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Wednesday, April 22 • 1:40pm - 2:00pm
Fall and Winter Movement Patterns of Translocated Adult Sicklefin Redhorse (Moxostoma sp.) in the Oconaluftee River, North Carolina

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The southeastern United States contains the most diverse freshwater fauna in North America. Although there is a great diversity within our local ecosystems of North Carolina, 26% of these species are federally or locally listed as imperiled. The Sicklefin Redhorse is currently an undescribed species of the genus Moxostoma, endemic to the Hiawassee and the Little Tennessee river basins of western North Carolina and northern Georgia. They are listed as a priority wildlife species of North Carolina with a state status of “significantly rare” and are expected to gain federal protection under the Endangered Species Act within the next year. Like many potamodromous fishes, the Sicklefin Redhorse population is at risk due to fragmentation due to stream impediments, habitat degradation, and restriction of natural home range. The objectives of this study were to determine the effect of release site and individual variation on distance moved and home range size for adults that have been translocated into a river that is historically within its home range, but from which they have since been extirpated. Ten native Sicklefin Redhorse were collected from the Tuckasegee River, surgically implanted with radio transmitters, and translocated into the Oconaluftee River, a river that is historically within its home range, but from which they have since been extirpated. The fish were tracked individually using radio telemetry for six months. Movement patterns for newly translocated fish and seasonal patterns for females are comparable to patterns found for Sicklefin Redhorse within their current range. Although some fish moved extensively, the sedentary winter patterns observed in females is indicative that the habitat provided by the Oconaluftee may be suitable. Continued observation throughout the spawning season will help in fully determining suitability of the Oconaluftee river for the future restoration of this threatened species to its native home range.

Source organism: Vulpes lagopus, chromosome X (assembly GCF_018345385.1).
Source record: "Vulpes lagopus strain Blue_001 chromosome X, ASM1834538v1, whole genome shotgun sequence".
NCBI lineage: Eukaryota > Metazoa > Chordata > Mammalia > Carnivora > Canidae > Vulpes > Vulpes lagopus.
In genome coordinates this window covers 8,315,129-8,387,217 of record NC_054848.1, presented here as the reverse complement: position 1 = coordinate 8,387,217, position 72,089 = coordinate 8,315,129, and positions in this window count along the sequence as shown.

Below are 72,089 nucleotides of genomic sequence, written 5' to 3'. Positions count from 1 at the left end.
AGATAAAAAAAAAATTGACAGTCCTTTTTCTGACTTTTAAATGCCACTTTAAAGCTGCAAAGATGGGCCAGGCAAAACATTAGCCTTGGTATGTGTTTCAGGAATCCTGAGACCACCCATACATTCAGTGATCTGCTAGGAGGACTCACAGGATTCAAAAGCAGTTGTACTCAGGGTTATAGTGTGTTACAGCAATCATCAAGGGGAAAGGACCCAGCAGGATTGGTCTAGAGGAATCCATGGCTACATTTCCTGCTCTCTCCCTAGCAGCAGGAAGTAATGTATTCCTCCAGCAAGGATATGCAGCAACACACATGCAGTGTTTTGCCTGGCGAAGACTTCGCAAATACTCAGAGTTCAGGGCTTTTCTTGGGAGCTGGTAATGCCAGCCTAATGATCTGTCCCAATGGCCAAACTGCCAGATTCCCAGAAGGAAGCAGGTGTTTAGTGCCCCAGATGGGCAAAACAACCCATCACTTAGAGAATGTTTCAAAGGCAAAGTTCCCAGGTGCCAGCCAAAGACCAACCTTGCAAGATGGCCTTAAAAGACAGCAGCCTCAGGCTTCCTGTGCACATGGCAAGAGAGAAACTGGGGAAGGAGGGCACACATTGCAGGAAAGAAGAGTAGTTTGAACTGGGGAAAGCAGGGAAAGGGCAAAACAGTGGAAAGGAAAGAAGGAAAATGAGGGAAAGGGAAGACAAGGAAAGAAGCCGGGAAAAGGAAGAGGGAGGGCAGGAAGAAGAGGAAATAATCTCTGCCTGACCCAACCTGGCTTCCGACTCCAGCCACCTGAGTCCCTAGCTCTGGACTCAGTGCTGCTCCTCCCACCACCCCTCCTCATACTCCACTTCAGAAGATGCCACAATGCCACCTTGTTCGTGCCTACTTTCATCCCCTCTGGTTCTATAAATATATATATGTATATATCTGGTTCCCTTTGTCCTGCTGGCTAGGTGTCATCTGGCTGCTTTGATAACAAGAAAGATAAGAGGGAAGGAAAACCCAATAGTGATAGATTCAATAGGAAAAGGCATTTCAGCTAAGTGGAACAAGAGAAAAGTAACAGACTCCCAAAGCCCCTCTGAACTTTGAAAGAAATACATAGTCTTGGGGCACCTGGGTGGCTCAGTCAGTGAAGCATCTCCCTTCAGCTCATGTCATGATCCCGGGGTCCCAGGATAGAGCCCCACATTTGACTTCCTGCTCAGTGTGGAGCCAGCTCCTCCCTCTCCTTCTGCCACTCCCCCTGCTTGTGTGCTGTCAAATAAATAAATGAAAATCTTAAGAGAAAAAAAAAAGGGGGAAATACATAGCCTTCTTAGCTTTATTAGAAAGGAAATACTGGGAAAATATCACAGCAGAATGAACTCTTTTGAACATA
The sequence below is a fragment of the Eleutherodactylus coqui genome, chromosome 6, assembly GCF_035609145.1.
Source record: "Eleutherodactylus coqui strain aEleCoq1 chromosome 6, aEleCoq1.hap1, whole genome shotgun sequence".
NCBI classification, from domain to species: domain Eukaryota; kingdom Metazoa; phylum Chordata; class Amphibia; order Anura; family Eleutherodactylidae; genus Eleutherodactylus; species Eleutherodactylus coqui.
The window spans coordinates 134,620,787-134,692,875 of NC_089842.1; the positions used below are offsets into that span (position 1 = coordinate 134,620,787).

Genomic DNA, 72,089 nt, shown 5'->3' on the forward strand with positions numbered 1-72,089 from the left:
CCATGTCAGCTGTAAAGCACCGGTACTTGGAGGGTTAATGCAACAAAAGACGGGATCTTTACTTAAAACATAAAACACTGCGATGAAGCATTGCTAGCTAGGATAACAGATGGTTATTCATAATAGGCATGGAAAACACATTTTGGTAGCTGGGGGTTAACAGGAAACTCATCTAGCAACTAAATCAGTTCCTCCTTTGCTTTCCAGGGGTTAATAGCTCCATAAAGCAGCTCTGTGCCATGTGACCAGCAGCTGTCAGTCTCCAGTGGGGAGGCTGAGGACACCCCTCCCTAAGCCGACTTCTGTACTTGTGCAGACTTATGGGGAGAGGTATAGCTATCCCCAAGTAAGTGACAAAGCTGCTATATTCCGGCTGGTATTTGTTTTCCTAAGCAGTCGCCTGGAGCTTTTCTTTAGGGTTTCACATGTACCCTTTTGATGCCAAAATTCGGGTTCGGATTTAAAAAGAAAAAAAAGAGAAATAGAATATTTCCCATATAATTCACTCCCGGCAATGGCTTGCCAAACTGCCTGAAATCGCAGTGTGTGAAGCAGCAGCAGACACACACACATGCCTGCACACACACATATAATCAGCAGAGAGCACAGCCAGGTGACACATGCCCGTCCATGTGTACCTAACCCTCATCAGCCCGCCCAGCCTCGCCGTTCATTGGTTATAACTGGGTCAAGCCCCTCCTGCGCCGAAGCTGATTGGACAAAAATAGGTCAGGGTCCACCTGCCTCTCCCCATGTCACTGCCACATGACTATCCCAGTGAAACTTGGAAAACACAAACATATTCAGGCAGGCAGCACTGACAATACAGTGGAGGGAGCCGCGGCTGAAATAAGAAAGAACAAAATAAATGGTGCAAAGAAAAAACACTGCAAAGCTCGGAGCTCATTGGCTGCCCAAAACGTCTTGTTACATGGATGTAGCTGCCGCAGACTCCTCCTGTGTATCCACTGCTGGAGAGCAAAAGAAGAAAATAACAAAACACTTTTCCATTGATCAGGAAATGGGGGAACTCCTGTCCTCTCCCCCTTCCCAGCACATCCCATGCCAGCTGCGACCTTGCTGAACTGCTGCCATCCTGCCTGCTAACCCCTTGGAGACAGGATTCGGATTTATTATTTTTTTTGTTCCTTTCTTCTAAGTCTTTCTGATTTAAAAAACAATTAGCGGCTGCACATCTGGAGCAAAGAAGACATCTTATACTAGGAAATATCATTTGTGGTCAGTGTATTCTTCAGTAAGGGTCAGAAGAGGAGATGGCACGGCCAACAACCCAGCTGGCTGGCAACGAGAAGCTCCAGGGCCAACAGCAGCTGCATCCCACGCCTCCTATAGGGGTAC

Wednesday April 22, 2015 1:40pm - 2:00pm PDT
014 Zeis Hall

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